NEW YORK -- One type of investor buys stocks when everyone is convinced that corporate earnings will fall. He buys because he thinks they're wrong and earnings will rise instead. Call him the contrarian.
Another type of investor buys when everyone thinks that earnings will rise. He buys because he thinks they'll rise even more than expected. Call him the eternal optimist.
Now, the 3½-year-old bull market may have produced a third type of investor, an undiscovered breed with a curious strategy for success: He expects earnings to fall but buys anyway because he hopes it won't matter.
Call him the blind-faith investor. Or maybe just blind.
"How do you explain where the stock market is?" Barclays Capital stock strategist Barry Knapp said Thursday, as the Standard & Poor's 500 inched higher yet again. "Stock prices are not warranted by the fundamentals."
The financial reporting season begins Tuesday, when Alcoa announces third-quarter results. Brace yourself: For three months, stock prices have risen while, in seeming contradiction, Wall Street analysts have slashed estimates for earnings.
Earnings for July through September are expected to drop 1.3 percent compared with a year earlier for S&P 500 companies, according to S&P Capital IQ, a research firm.
That would break an 11-quarter streak of rising earnings that began just after the Great Recession ended three and a half years ago. Earlier this year, analysts had expected earnings for the quarter to rise 7 percent.
To be fair to the bulls, it's generally future quarters that investors should be most concerned about, not the one that just passed. That's a time-honored rule of investing.
But analysts have been cutting estimates for those quarters, too. They've lowered forecasts for earnings growth for each of the next two quarters by a third since the summer, and as much as half since the beginning of the year.
The bad news started in July, when UPS, the world's largest package delivery company, said the global economy was slowing and lowered its 2012 profit forecast as a result.
Then FedEx said that shipping volume had fallen to recession levels, and that investors should expect lower earnings. Norfolk Southern, the giant railroad company, cut its forecast, too.
The flurry of so-called negative pre-announcements ranged across industries -- from steel-maker Nucor Corp. and Applied Materials Inc., which sells semiconductor-chip-making machines, to Starbucks and Tiffany & Co.
On Tuesday, Fifth & Pacific, the company behind Juicy Couture products, said sales were weakening and it was likely to report lower earnings than expected, too. Investors pushed its stock down 11 percent in just a day.
Tally it up and 78 percent of companies issuing pre-announcements have suggested they will disappoint, according to FactSet, a financial data provider. That is the worst reading since FactSet began keeping records six years ago.
The problem is companies are running out of ways to increase earnings. You can see that in the results for the previous quarter, from April through June. Earnings for companies in the S&P 500 barely rose from a year earlier, just 0.8 percent.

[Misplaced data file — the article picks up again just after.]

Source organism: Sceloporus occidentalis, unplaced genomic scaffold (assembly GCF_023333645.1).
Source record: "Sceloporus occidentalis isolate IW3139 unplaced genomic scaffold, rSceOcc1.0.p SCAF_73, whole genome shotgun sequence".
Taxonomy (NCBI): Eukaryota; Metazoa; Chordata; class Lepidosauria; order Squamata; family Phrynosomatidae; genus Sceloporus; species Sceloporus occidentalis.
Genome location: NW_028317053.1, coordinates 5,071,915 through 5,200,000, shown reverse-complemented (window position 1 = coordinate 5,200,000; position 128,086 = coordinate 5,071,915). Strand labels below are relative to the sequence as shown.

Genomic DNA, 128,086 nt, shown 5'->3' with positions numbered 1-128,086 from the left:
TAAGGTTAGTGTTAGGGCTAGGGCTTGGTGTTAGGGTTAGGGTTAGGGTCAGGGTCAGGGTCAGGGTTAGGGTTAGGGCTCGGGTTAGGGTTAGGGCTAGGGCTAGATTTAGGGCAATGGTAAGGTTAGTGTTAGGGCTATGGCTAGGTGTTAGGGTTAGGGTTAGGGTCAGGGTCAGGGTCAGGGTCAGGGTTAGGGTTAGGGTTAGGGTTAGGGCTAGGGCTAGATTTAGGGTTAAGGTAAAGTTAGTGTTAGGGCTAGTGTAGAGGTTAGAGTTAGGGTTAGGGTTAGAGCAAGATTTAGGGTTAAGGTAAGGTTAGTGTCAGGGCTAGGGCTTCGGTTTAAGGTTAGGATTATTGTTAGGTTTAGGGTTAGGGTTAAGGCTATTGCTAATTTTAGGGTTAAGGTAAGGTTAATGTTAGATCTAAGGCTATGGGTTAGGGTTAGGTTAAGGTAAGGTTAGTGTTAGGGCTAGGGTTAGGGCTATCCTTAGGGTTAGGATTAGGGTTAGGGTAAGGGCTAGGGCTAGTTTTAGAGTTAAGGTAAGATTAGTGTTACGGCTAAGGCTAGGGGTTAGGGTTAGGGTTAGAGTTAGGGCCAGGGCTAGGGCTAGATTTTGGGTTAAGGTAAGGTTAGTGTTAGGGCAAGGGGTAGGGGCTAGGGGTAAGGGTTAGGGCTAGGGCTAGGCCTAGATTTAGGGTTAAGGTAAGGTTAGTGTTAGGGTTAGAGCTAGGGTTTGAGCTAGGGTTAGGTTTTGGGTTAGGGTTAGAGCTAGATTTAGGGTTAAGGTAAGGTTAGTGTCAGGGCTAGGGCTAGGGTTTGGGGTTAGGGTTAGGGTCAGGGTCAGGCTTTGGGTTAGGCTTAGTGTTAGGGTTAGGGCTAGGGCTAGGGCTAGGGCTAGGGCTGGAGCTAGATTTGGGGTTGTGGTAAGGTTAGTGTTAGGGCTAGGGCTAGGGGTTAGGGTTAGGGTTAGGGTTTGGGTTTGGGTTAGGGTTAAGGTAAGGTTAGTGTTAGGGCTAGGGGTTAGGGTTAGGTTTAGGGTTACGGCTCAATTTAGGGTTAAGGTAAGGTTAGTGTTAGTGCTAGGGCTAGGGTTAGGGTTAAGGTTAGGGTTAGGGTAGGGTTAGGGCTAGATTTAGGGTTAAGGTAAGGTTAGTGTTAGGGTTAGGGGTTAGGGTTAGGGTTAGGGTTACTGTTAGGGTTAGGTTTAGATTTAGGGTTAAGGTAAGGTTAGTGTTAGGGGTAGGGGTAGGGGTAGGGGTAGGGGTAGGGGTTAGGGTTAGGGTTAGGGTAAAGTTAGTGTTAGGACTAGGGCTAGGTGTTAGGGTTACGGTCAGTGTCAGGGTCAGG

U.S. economic growth has slowed to an annual rate of 1.3 percent, practically stall speed. Meanwhile, the old formula that companies have used to compensate -- pulling more profit out of each sale by trying to run leaner -- suddenly isn't working.
You can only cut expenses and squeeze workers so much, and many companies seem to have reached the limit. Profit margins are falling for the first time in the recovery, after hitting a record of nearly 9 percent, according to Goldman Sachs.
The other way U.S. companies have posted higher profits is by selling more abroad. But many of the 17 countries that use the euro have fallen into recession. And developing countries are facing headwinds now, too. China, India and Brazil are slowing. On Wednesday, the Asian Development Bank slashed its growth forecast for emerging economies this year and next.
So what's kept stocks rising? One theory is loose monetary policy.
The Federal Reserve announced last month a third round of bond-buying to try to stimulate the economy. That followed a bold plan by the European Central Bank to buy government bonds of struggling countries in its region.
"Central banks have single-handedly kept asset prices elevated," said Peter Boockvar, equity strategist at trading firm Miller Tabak Advisors. "It's certainly not the economy. It's certainly not the trajectory of earnings."
To be sure, analysts have been too pessimistic before, and investors who ignored them made money. Analysts expected earnings to fall in the first quarter of 2012, but they didn't. Those who bought the S&P 500 at the start of the year are up 16 percent.
And even if analysts are right and earnings fall, you can still make money buying stocks, though history suggests it's risky.
In the 46 quarters since the start of 2001, earnings for the S&P 500 have fallen 15 times. Seven of those times, stock prices rose the following three months, sometimes spectacularly.
In the first quarter of 2009, S&P 500 earnings plunged 35 percent. Yet investors who were brave enough to buy stocks enjoyed an S&P 500 gain of 15 percent over the next three months. If they held on after that, they doubled their money.
Similarly, investors won big who bought after the third quarter of 2001, when earnings fell 23 percent. Stocks rose 10 percent the following three months. But unlike in 2009, the next few quarters produced losses as earnings kept plunging. Stocks dropped for the next three quarters, in one of them by 18 percent.
Investors shrugging off disappointing earnings now are hoping the current period resembles 2009. But it's not a sure bet, and they may end up getting something closer to 2001 instead.